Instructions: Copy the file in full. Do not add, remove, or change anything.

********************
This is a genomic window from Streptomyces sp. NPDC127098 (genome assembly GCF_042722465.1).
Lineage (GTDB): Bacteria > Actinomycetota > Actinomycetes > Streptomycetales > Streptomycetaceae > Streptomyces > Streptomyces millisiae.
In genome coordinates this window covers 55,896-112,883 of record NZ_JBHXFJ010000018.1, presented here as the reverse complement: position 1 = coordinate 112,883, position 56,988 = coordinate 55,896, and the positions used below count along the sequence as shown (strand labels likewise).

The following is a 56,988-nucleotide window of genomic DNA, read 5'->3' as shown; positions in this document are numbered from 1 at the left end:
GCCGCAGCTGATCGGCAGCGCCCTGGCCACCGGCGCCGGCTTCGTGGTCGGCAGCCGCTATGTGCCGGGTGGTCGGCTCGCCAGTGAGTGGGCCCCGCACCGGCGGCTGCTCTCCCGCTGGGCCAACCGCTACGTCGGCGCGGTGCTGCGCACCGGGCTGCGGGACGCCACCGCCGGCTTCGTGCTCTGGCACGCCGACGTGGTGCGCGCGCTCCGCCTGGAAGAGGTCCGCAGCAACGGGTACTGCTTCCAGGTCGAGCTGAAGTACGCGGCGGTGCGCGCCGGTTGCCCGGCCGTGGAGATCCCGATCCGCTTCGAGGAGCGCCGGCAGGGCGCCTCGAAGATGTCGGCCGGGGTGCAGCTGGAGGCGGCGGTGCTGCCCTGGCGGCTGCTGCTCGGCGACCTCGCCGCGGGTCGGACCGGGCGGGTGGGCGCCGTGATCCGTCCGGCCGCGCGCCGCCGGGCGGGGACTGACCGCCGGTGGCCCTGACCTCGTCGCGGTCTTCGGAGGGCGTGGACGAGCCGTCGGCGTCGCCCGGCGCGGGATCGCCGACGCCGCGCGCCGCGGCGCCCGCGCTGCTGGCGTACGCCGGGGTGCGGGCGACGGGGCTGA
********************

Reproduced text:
This is a genomic window from Streptomyces sp. NPDC127098 (genome assembly GCF_042722465.1).
Lineage (GTDB): Bacteria > Actinomycetota > Actinomycetes > Streptomycetales > Streptomycetaceae > Streptomyces > Streptomyces millisiae.
In genome coordinates this window covers 55,896-112,883 of record NZ_JBHXFJ010000018.1, presented here as the reverse complement: position 1 = coordinate 112,883, position 56,988 = coordinate 55,896, and the positions used below count along the sequence as shown (strand labels likewise).

The following is a 56,988-nucleotide window of genomic DNA, read 5'->3' as shown; positions in this document are numbered from 1 at the left end:
GCCGCAGCTGATCGGCAGCGCCCTGGCCACCGGCGCCGGCTTCGTGGTCGGCAGCCGCTATGTGCCGGGTGGTCGGCTCGCCAGTGAGTGGGCCCCGCACCGGCGGCTGCTCTCCCGCTGGGCCAACCGCTACGTCGGCGCGGTGCTGCGCACCGGGCTGCGGGACGCCACCGCCGGCTTCGTGCTCTGGCACGCCGACGTGGTGCGCGCGCTCCGCCTGGAAGAGGTCCGCAGCAACGGGTACTGCTTCCAGGTCGAGCTGAAGTACGCGGCGGTGCGCGCCGGTTGCCCGGCCGTGGAGATCCCGATCCGCTTCGAGGAGCGCCGGCAGGGCGCCTCGAAGATGTCGGCCGGGGTGCAGCTGGAGGCGGCGGTGCTGCCCTGGCGGCTGCTGCTCGGCGACCTCGCCGCGGGTCGGACCGGGCGGGTGGGCGCCGTGATCCGTCCGGCCGCGCGCCGCCGGGCGGGGACTGACCGCCGGTGGCCCTGACCTCGTCGCGGTCTTCGGAGGGCGTGGACGAGCCGTCGGCGTCGCCCGGCGCGGGATCGCCGACGCCGCGCGCCGCGGCGCCCGCGCTGCTGGCGTACGCCGGGGTGCGGGCGACGGGGCTGA